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Stalking lion by Faith47 at the gates of the Truman Brewery. It can be accessed from Hanbury Street

Pedley Street

Continue along Brick Lane until you come to the entrance to Pedley Street on the right. It’s only an alley at this point leading towards a park known as Allen Gardens. Walk down towards the park and you’ll see plenty of works. The building on the left covered in street art is actually the old Shoreditch station beyond which the space opens up and you’ll be able to see a lot of graffiti covered walls. From this spot you’ll also be able to see the entrance to the Nomadic Community Gardens just underneath the bridge which are well worth visiting if they are open.

Luis Gomez Pedley Street

Luis Gomez painting on Pedley Street a few years ago. The art here is always changing and the spot on the corner with Brick Lane is very popular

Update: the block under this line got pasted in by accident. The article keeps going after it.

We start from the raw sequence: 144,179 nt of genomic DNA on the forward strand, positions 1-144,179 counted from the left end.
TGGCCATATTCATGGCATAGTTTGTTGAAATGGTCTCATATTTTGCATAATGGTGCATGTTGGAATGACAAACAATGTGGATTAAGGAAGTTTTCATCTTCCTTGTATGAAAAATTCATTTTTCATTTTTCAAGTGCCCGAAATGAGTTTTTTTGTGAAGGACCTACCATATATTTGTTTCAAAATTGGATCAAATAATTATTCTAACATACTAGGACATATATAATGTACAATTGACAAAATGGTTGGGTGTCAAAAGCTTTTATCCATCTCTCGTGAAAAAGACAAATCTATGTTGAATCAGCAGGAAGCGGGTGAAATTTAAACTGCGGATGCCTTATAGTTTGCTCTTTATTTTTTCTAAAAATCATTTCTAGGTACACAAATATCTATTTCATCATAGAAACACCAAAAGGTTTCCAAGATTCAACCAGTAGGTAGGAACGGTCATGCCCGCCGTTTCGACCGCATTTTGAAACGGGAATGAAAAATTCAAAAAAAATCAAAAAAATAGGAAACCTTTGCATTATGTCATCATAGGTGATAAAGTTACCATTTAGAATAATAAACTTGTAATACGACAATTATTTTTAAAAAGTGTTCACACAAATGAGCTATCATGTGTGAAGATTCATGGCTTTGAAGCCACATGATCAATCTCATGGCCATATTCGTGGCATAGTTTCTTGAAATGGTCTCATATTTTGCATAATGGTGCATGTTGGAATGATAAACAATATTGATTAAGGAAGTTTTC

Nomadic Community Gardens

The gardens are a must see if they are open. Still officially part of Pedley Street, they can be found just beyond the railway tunnel where lots of art can be seen against the path leading along the railway line. The gardens are a community initiative and have been developed on land owned by Network Rail. They have given over the space for use by the community and it has a very eclectic feel with buildings having been made out of found materials. Inside you can see street art, allotments and you can even get a coffee. It’s a strange and special place.

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Inside the Nomadic Community Gardens. The wall is the centerpiece wall painted every year as part of the Meeting of Styles festival